Surely Ivor Stanbrook was on the Right. He was a straightforward Thatcher loyalist. Re Jerry Hayes, he is featured regularly on Five Live phone-ins, but while some of his views remain very centrist he still remains supportive of the bosses rather than labour. He certainly is recognisably on the old-fashioned Left of the Tory Party. When I joined the Labour Party, I always saw Nicholas Scott as just about the most dripping-wet unreconstructed Tory left-winger. He was just about the only Tory who expressed misgivings about council house sales. However, Mrs Thatcher did bring him into government which of course neutralised any rebellious tendencies of his. Others such as Richard Needham & Charles Morrison (who was on good personal terms with her) deserve a mention in this regard, no doubt people about whom Pete has utter contempt. Locally to me Barney Hayhoe was also pretty centrist, like his neighbour (at that time) Sir George Young, whom Tim has omitted to mention alongside Sir Alan Haslehurst.

  31. I think the Tories will probably hold this. (Bearing in mind the likely ‘swing-back’ to the Conservatives between now and the real election in 2015). They certainly won’t lose by the 8,000 vote majority suggested by PS.

    Oh, and good on the Tories for selecting Paul Uppal to represent Powell’s old seat.

  32. Sir G Young certainly

    Add to that Tony Nelson (who since retiring in 97 has joined Labour), Jim Lester, Andrew Rowe, Nick Scott, David Knox, Robert Hicks

    The 87-92 Parliament had even more, including people like Sir Anthony Meyer, sir Ian Gilmour, Kenneth Hargreaves and John Lee who would have been on the left had they been in Blair’s government, let alone Thatcher’s

    I think it’s totally inaccurate to describe Sranbrook as a loyal Thatcherite. He was as a traditionalist certainly, and many of the positions he took were not altogether predictable. In later years he mellowed his views on immigration and nationality and in 1987 he took the chair of the newly created all-party anti-apartheid group, to counter the activities of the pro-South African committee led by his Conservative colleague John Carlisle, who was every bit the Thatcherite right winger.

    He was critical of Margaret Thatcher for appearing to condemn sanctions more than she condemned apartheid and refused to criticise the ANC for resorting to violence. He urged that sanctions should be strengthened, arguing that the South Africans had no intention of changing and that they could only be induced to do so by pressure, and backed their continuance in 1990.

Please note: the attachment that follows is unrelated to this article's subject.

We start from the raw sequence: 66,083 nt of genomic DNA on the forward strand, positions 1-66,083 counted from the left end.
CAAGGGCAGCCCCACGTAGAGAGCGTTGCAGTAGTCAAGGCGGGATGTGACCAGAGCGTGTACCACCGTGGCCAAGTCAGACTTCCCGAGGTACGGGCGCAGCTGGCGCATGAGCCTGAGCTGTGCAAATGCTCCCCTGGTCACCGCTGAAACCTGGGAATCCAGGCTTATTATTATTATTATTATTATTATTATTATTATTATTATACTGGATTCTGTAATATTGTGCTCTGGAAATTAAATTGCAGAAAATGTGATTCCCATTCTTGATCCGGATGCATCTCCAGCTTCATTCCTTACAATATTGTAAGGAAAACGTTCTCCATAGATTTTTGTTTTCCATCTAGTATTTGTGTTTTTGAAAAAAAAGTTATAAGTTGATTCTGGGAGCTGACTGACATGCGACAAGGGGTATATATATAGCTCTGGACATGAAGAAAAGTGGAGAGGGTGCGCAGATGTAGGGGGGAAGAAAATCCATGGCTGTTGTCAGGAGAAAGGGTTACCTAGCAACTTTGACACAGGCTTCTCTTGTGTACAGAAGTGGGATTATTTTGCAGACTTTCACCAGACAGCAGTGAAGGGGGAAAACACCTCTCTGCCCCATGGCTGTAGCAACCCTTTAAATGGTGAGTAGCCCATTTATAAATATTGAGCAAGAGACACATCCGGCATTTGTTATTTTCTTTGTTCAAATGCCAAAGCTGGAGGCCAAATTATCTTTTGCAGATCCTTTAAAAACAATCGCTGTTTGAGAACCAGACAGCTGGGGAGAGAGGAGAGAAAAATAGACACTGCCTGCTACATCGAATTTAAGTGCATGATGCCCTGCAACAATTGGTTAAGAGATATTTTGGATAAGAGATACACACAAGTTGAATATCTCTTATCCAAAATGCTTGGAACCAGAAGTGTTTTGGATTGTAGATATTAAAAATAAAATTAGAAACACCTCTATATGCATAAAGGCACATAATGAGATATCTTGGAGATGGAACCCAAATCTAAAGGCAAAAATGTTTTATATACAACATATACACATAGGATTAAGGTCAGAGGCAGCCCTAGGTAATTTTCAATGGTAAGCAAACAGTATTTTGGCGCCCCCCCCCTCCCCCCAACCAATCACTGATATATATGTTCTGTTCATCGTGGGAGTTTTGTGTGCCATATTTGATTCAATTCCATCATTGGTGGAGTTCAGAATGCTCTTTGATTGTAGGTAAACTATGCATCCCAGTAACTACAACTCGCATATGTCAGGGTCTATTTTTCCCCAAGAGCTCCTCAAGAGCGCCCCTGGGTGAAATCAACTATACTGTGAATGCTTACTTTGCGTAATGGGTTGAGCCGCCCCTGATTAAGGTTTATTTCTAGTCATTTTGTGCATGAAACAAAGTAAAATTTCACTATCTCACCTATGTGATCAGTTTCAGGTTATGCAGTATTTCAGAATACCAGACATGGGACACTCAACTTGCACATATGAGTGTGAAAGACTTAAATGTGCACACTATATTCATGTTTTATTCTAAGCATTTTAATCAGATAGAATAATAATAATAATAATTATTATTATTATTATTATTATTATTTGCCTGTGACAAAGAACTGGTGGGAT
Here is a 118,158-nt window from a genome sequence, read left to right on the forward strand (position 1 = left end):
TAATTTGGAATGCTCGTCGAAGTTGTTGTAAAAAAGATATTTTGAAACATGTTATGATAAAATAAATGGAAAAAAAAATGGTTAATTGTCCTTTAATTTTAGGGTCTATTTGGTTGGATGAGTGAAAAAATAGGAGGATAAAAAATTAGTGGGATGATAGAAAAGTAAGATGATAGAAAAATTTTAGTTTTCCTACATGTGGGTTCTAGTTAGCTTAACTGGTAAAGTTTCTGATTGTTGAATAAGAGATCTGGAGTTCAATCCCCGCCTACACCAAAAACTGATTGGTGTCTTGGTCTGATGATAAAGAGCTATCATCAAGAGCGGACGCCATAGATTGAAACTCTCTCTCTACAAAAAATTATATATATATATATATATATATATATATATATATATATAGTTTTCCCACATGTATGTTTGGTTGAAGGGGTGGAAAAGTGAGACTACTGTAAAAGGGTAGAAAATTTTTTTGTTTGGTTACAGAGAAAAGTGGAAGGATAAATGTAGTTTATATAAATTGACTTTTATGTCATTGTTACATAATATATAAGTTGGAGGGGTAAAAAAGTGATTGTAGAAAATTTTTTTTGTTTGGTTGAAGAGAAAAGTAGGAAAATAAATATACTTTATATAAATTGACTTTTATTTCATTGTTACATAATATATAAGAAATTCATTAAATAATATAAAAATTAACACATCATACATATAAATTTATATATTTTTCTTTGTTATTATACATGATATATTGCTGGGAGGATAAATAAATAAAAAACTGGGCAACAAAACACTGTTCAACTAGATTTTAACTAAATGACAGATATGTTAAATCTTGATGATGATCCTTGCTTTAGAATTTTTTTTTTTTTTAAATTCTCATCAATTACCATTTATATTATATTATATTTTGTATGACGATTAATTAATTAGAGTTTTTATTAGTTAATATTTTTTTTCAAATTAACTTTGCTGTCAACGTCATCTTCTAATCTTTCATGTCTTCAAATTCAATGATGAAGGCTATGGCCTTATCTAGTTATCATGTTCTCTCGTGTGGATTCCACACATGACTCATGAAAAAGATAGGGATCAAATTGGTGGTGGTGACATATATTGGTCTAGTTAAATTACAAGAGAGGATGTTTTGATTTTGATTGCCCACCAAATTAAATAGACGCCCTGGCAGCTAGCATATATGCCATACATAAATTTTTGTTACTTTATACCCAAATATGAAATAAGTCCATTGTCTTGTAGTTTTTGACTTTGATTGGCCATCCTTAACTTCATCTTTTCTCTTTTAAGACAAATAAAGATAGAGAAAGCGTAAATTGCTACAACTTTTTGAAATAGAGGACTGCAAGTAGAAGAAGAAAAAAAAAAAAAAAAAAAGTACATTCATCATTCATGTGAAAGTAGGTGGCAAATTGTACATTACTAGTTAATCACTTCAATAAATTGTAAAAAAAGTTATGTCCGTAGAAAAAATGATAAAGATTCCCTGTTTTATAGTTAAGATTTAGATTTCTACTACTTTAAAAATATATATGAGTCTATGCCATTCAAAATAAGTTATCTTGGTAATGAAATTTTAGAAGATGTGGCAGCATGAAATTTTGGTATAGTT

It was not the only issue where he was at odds with Thatcher. Stanbrook had supported entry into the EEC in 1971 and he remained a passionate European. He was critical of the use of the whips against Sir Anthony Meyer’s leadership challenge and in March 1990 proclaimed that Michael Heseltine was the best alternative to Thatcher: he had “dynamism, style and a softer image”.

    He backed Heseltine’s leadership challenge in November 1990 and continued to support him in the second ballot. As a result, he faced efforts to deselect him in Orpington and these probably played some part in his decision not to fight another election.

    Certainly not a Thatcherite and he would be arguably the most left wing Tory Parliamentarians were he in the House today

  33. I forgot about George Young. Didn’t he resign as a junior minister so he could lead the rebellion on the Tory backbenches against the abolition of the GLC?

    Joe, I agree that in principle it should be up to individual councils to set the level of local taxes, but in practice it isn’t always as simple as that.

    Like I’ve mentioned in my previous post, the Labour party should have taken some of the blame for how unpopular the poll tax. Many people would have still rested the blame at the Tories door for the excessively high bills, probably because they had little or no understanding of how the system of local government finance works.

    But after the poor results for the Tories in the 1990 London local elections they should have at least been able to see that they were being blamed for something they were not directly responsible for, and so should have intervened in the same way as they had done with rate capping in the early to mid 1980’s.

    And I also believed (as I still do) that as many non-essential local government services should be paid for at the point of use (libraries would be an obvious one) to entrench the principle that everyone should contribute towards local services.

    I have no idea what effect that would have had and if it would have effected the result of the 92 election, although I’m guessing the poll tax would have been a major issue still and it would have at least cost the Tories an overall majority.

  34. Not sure who I’d say is the most left wing tory MP in the current parliament. Probably Alan Haslehurst of one of the Cameronite A listers.

  35. I don’t agree with Robin. I can’t see the Tories holding this particular seat unless there is virtually zero national swing.

  36. I don’t think Alan Haselhurst is the most left-wing Tory. It could be Peter Bottomley: he didn’t used to be that left-wing in the 1980s but he seems to have moved in that direction recently.